A few years back, I had the opportunity to sit down at WPPI with Darcy Evans, who was a pet photographer in Edmonton, Alberta. I have to admit, I found it odd a pet photographer came to a wedding and portrait event.

Sadly, Darcy passed away in a motorcycle accident in August 2020.

I asked to see some of his work and I was immediately impressed. After our chat, I asked if I could share his secrets. Being the great photographer he is, he was happy to comply. Heres what he had to say.

Darcy’s approach to pet photography

“Photography requires a massive amount of study, knowledge and practice. Furthermore, every smaller niche within the photography world requires specific skills and tools. I am often asked for tips on how to shoot pets. My top three tips are always energy, patience and dirty knees. I will explain each of these, but I want to drive something home with you first.

I am assuming that you a) own a DSLR camera and b) KNOW HOW TO USE IT. Working with pets, there are never any guarantees and you must make snap decisions to not miss the capture. Clients have an expectation of a professional photographer to consistently deliver, which can only be achieved by attaining intimate knowledge of camera operation and photography basics. You must be able to be a human light meter of sorts.


Animals can sense the energy other animals are giving off. We, as animals, too, must be aware of this and we must project a calming, soothing, relaxing state in order for animals to feel at ease. A tense or nervous expression is not a pleasing photograph.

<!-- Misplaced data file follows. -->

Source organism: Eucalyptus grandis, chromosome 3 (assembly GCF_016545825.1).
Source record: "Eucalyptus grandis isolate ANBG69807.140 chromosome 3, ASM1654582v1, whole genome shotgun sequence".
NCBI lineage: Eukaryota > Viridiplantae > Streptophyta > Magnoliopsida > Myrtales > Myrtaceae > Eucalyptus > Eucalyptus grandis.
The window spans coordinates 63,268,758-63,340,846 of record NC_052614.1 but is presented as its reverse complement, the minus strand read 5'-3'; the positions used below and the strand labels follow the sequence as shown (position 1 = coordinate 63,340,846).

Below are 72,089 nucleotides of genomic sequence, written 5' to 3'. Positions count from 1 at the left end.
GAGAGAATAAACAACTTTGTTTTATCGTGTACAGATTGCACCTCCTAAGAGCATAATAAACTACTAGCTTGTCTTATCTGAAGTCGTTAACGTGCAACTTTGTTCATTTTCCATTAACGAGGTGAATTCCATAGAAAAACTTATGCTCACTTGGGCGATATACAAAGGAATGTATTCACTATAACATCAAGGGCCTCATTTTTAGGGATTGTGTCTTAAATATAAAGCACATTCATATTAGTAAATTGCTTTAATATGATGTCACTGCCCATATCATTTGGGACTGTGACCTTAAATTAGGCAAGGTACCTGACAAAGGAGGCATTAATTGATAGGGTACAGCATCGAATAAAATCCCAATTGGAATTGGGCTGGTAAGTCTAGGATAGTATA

I often have clients be amazed at how easily their pet takes to me because I am simply aware and prepared. Preparing yourself and your mood is even more important than preparing the shoot space. Environment will also contribute to this, so choose locations wisely. Avoid distractions and clutter when shooting animals.

One additional note here is this applies to the animal’s owner(s) as well. There have been times where I have had to ask the owner to leave the shoot space because their energy is not conducive to the session.


Working with animals can be the ultimate exercise in patience. They cannot take direction like a human model. One thing I always tell my clients is that we are on the pet’s time. I do not put time limits on my sessions because I allow the subject to let me know when they are done.

I have spent hundreds of hours studying materials on dog behavior and body language to help myself read my models. Dogs have a myriad of nonverbal communication signals. Learn these! If you get frustrated easily, or simply cannot sit and wait for the animal to relax, it may not be the niche for you. With patience I also have developed lightning-fast timing!”

Dirty knees

“Every pair of jeans I own have ripped and torn knees. It is crucial in my work that I connect with my subjects. To truly capture proper pet portraits, you must be level with their eyes — no different from we do with human models. This means I am constantly shooting from my knees and even laying on my stomach.

Pet photography is not for clean freaks! I regularly get covered in drool, have to handle slimy tennis balls, half-eaten treats, etc. I have even, fairly regularly, been peed on.

At the end of the day, I LOVE MY WORK and could not imagine my life without it. Seeing the reaction on my clients’ face when they see their wall art for the first time is one of the most rewarding experiences in my life. I secretly really enjoy making my clients cry.